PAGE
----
http://www.nndc.bnl.gov/chart/reCenter.jsp?z=92&n=144 (select Zoom 1 if one doesn't see the details)

    Candu reactors moderated with heavy water can use low enrichment from natural to slighly higher around 1-1.6%. Light water reactors (LWRs) typically use enrichements on the order of 4 to 4.95% (just shy of 5%). Fast reactors use enrichments of ~20% U-235 or equivalent. Usually the cores are large compared to the mean free path of the neutron.

    The smaller the core, the higher the enrichment to maintain criticality.

    For nuclear reactors, one has also to consider the parasitic absorption and activation of the structural materials, moderator, and coolant. In CANDUs and LWRs, the coolant is the moderator. In nuclear reactors, the fuel is clad in a metal that helps retain fission products. In CANDUs and LWRs, the cladding is a special zirconium alloy, while fast reactors use various types of stainless steel (SS316 is an old standard, but now low swelling ferritic-martensitics are used.)
     
  7. Jun 12, 2012 #6
    Ok ok, I see what you're saying. But I need to know why the neutron is absorbed in the first place. Like you are saying, lighter element will not absorb the neutron. So why is it that the Uranium can absorb the neutron if the variable which defines an element or isotopes ability to take the neutron is it's weight?
     
  8. Jun 12, 2012 #7

    Astronuc

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    Light elements can absorb neutrons. For example, the hydrogen nucleus (proton) will absorb (actually connect with) a neutron and form a deuteron. Now that usually requires a slow enough neutron. Above a certain energy, a neutron will just scatter of a proton, which will recoil. The proton get increased momentum and energy, the neutron slows down. A proton is the most effective particle for slowing neutrons, but it will absorb (combine with neutrons). The deuteron is the next best slower of neutrons, but it is less likely to absorb or combine with a neutron, although it could and in doing so the product is a triton or tritium nucleus.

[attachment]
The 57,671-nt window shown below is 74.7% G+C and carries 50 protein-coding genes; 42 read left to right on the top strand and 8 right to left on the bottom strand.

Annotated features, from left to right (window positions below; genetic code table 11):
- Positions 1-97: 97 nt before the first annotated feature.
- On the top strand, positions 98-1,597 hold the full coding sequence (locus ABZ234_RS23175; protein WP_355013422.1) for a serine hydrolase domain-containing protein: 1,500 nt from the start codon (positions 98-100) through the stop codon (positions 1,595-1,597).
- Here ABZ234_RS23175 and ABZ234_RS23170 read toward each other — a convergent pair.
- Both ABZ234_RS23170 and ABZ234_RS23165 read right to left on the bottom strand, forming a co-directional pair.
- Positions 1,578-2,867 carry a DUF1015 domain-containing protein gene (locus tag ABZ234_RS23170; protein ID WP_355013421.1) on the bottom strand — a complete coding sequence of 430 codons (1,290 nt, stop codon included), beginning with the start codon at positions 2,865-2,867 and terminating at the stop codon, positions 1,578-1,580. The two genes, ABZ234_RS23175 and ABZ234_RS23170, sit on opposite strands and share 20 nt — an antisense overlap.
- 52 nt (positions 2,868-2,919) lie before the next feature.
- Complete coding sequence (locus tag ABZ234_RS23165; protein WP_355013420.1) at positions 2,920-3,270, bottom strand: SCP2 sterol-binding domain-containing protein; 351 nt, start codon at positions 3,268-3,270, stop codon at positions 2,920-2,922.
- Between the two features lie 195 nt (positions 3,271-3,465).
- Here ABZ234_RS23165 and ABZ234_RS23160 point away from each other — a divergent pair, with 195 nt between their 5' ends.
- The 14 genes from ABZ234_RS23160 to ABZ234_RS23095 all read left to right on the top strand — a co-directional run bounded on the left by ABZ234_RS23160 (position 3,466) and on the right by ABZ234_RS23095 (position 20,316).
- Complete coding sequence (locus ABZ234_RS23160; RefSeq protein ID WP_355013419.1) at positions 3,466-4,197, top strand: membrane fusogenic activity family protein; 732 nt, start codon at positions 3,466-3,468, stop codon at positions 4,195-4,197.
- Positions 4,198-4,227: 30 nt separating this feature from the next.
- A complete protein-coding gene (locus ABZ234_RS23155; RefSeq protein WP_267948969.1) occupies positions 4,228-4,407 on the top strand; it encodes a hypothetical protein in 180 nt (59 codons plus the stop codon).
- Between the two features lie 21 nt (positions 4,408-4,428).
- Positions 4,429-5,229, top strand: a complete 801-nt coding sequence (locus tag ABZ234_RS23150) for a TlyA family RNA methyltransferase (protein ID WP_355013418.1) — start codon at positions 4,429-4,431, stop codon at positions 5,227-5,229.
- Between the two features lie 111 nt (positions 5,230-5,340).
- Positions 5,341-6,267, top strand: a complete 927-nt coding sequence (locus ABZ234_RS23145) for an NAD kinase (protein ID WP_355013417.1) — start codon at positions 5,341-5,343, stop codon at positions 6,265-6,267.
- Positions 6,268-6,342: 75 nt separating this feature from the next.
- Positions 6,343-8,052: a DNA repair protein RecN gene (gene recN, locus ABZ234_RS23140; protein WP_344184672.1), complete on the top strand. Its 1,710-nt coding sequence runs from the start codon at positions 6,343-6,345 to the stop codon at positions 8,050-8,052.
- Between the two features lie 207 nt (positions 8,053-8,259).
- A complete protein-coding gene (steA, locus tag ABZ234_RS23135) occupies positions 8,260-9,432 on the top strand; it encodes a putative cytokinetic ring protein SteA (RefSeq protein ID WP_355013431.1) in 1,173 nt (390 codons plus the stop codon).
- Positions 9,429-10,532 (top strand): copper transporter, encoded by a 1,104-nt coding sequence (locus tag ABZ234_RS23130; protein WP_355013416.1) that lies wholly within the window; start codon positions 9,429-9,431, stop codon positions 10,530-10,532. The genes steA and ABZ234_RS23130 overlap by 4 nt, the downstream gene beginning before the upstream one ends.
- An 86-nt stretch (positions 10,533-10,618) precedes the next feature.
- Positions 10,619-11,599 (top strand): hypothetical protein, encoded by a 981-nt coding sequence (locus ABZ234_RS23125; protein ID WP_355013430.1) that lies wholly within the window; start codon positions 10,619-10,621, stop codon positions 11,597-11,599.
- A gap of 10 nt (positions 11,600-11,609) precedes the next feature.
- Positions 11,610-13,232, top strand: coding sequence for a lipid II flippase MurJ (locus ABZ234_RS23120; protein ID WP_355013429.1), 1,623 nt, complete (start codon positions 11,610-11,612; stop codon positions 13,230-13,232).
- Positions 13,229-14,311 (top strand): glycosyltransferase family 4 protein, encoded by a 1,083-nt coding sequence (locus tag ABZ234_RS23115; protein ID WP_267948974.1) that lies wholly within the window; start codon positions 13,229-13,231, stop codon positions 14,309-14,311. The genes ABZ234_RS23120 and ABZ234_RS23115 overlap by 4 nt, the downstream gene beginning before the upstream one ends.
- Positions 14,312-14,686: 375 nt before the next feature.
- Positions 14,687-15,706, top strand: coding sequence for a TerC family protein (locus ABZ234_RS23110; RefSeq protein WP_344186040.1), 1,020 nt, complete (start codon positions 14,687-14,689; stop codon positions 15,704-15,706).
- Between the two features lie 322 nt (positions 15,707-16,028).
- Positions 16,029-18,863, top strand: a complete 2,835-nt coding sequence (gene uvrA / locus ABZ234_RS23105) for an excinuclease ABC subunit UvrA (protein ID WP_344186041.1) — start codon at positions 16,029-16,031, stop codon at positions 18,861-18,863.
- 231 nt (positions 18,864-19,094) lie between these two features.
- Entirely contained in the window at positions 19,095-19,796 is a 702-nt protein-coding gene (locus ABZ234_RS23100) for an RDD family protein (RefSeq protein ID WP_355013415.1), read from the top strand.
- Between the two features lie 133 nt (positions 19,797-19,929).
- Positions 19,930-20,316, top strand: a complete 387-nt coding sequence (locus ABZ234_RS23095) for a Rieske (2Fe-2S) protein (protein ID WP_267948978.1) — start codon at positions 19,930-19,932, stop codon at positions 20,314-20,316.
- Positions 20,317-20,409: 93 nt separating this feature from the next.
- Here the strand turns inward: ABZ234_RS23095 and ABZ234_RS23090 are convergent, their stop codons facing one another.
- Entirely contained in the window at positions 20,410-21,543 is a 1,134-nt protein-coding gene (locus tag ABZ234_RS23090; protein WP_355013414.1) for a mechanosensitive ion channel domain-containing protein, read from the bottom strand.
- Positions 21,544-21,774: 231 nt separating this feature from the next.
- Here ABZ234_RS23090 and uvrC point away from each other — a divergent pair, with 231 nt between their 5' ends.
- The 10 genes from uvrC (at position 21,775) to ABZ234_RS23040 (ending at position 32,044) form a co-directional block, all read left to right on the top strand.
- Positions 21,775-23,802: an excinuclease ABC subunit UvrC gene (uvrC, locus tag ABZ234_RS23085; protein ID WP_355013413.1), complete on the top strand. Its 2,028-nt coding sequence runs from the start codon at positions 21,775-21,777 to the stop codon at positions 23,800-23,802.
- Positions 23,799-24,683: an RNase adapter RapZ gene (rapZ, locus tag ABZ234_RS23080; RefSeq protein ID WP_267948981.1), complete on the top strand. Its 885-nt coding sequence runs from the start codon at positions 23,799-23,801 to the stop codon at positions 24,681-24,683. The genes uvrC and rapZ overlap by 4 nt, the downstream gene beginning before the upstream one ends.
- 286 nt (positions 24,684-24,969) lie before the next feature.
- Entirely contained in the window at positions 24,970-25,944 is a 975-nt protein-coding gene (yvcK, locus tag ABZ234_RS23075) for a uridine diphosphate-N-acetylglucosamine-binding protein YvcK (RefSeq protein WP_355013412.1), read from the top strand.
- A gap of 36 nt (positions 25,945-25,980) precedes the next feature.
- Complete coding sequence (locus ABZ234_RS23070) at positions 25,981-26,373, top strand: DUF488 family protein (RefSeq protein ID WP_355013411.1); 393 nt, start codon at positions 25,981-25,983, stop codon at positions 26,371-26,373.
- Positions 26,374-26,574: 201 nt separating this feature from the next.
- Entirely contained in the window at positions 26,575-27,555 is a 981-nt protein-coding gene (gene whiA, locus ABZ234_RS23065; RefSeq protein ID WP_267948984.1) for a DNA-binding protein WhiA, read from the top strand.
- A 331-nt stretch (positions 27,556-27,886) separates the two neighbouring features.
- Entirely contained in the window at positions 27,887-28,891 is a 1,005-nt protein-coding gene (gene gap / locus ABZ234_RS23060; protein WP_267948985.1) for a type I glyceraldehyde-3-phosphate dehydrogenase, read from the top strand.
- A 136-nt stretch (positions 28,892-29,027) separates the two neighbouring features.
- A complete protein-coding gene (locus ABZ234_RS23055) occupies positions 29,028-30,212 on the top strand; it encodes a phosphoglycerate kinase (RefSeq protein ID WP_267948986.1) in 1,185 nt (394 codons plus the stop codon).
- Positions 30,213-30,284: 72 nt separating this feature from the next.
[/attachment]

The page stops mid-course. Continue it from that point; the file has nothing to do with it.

It is the nuclear force that determines whether or not a neutron is absorbed, and the strength depends on the stability of the nucleus, which interacts with a neutron.

    He-4 is a very stable nucleus and basically doesn't absorb neutrons.

    B-10 is a strong neutron absorber, but Be-9 and B-11 are not.

    The (n,γ) cross-sections can be seen here - http://www.nndc.bnl.gov/chart/reColor.jsp?newColor=sigg (zoom 1)
     
  9. Jun 13, 2012 #8

    Bill_K

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    Coxy1234, Which are you asking about, absorption or moderation? I know the title says "absorb", but then you ask "why lead nuclei would be inadequate for use as a moderator". Moderators don't absorb neutrons, they slow them down.
     
  10. Jun 13, 2012 #9

    Astronuc

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    Moderators (and structural materials) do in fact absorb neutrons, and that must be considered in the nuclear design. Protons do combine to form deuterons, Li-6 and Li-7 absorb neutrons and undergo (n,α) reactions, some carbon-12 becomes C-13. However, the fraction of absorbed neutrons may be very low (depending on the isotope), but enough to consider for criticality. Absorption by structural materials however is a much stronger factor.